Monday, 1 June 2009

Its flaming June

Puffins Galore

Cliff counts begin - the team counting the seabird populations

Monday 1st June comments:
For those regular readers, you can tell when I'm going through a busy period on the Farnes as the blog is not updated daily. Well the fine weather (its been amazing!) has resulted in some long days, thousands of visitors and tiring work - and its not just me putting the work in, but also my great team I have out here - all eight wardens are working very hard and deserve a medal for their achievements so far (but sorry lads, its not over yet!).

As well as all the bird monitoring, the general day-to-day tasks, and the occasional odd job, we've welcomed hundreds of visitors to the islands overt the past week. Amongst the masses, we've had visits from ex-wardens from 1991-92 and more recently in 2006-08, and various National Trust staff, which are always pleasant to meet. However one visitor stood out on Saturday - our Farne historian, Anne Wilson. Anne is not employed by the Trust, but just helps for the love of the Farnes, travelling 100 miles all-round journey from home to spend the day on the islands. On Saturday she reached a milestone of 300 visits - a great achievement and many thanks for all the hard work. Other than that its all go, with plenty to tell and I'll keep you posted, so keep reading.

Media: For those interested in seabirds and the Farnes, you can catch up with the latest at 11am on Tuesday 2nd June on BBC Radio Four - its worth listening!

Population Counts: Its 1st June and for the team it means one thing – the start of the population counts. As well as dealing with all the visitors and the various seabird research, we now start our day at 06:00 to count all the cliff nesting species – and there’s lots of them!! The team will carry out a co-ordinated count over the next ten days (weather permitting) and assess the populations of Guillemots, Razorbills, Kittiwakes and Shags. The end result will bring us our population totals for the year but we’ve got some hard work to do before we can start talking about that! Our days have just got a bit longer...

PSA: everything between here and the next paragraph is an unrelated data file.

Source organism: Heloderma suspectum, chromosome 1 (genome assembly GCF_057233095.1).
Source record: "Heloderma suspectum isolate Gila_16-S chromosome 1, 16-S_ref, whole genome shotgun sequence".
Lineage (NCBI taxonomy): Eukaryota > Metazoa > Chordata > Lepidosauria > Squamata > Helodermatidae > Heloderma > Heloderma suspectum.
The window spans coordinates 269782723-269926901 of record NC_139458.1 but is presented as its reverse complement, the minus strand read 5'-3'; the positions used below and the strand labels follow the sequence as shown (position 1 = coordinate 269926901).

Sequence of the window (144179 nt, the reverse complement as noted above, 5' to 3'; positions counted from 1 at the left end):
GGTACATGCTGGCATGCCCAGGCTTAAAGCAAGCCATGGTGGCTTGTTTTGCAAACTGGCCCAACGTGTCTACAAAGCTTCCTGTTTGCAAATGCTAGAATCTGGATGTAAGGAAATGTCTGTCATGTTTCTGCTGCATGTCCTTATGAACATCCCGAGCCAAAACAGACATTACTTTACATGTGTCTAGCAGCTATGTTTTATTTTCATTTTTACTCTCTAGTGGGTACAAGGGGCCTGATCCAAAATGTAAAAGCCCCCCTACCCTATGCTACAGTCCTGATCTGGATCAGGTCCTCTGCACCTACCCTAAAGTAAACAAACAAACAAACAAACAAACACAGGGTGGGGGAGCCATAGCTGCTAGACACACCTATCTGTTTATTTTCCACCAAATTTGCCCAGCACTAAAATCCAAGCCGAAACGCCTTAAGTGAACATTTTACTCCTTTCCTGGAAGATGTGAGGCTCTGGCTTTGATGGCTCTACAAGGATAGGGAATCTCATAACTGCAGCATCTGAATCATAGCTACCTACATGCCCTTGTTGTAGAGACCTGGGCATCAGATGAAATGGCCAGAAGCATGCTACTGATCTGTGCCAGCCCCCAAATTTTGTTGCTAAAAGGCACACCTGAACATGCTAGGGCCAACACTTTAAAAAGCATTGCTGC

Breeding birds: It’s now all go – the Farnes is running on full steam – everything is busy, all birds have either eggs or chicks and it’s going to be an action packed month ahead. We’ve got Razorbill and Guillemot chicks hatching everywhere, Puffins bringing in countless Sand-eels (although not all have chicks), Shags and Cormorants with two weeks old youngsters, Kittiwakes on eggs although typically, some still have yet to build nests whilst the first Tern chicks are just around the corner.

Highlights: All quiet on the migration front with 30 Bar-tailed Godwit and a Grey Plover early this morning. Starling families have started bringing family parties over from the mainland (it’s a safe area as we’ve got no aerial or ground predators). Greylag Goose 9 over Brownsman, Mute Swan 3 west through Inner Sound, Little Tern 6at roost, Roseate Tern - our pair continue to roost on an evening but will they linger to breed?!

Moths: Trapping last night brought Spectacle 5, Bright-line Brown Eye 6, Swift 1.

Butterflies: Painted Ladies – migrants have started moving through the island in small numbers whilst our regular visitors are starting to slowly increase in numbers.

Cetaceans: The dolphins seen last Friday were identified as Bottle-nosed Dolphins thanks to the Glad Tidings Three team of Micky Craig and Andy Smith – the lads got some cracking views and even better photos (as will be shown on the blog tomorrow) – us wardens were very jealous when we saw the results. So not only do they beat us at football, but they also get bow-riding Dolphins – nice work chaps, but share the great occasion with us next time!


Miss G said...

Visited on Bank Holiday Monday and must say what a fantastic job all you wardens are doing out there! The birds were amazing but you wardens were very hospitable. Thank you all for a wonderful visit.

Jan said...

Lovely pic of puffins - one of my favourites....
and you can have some of my starlings, the babies start screeching to be fed at about 4.30am - not good!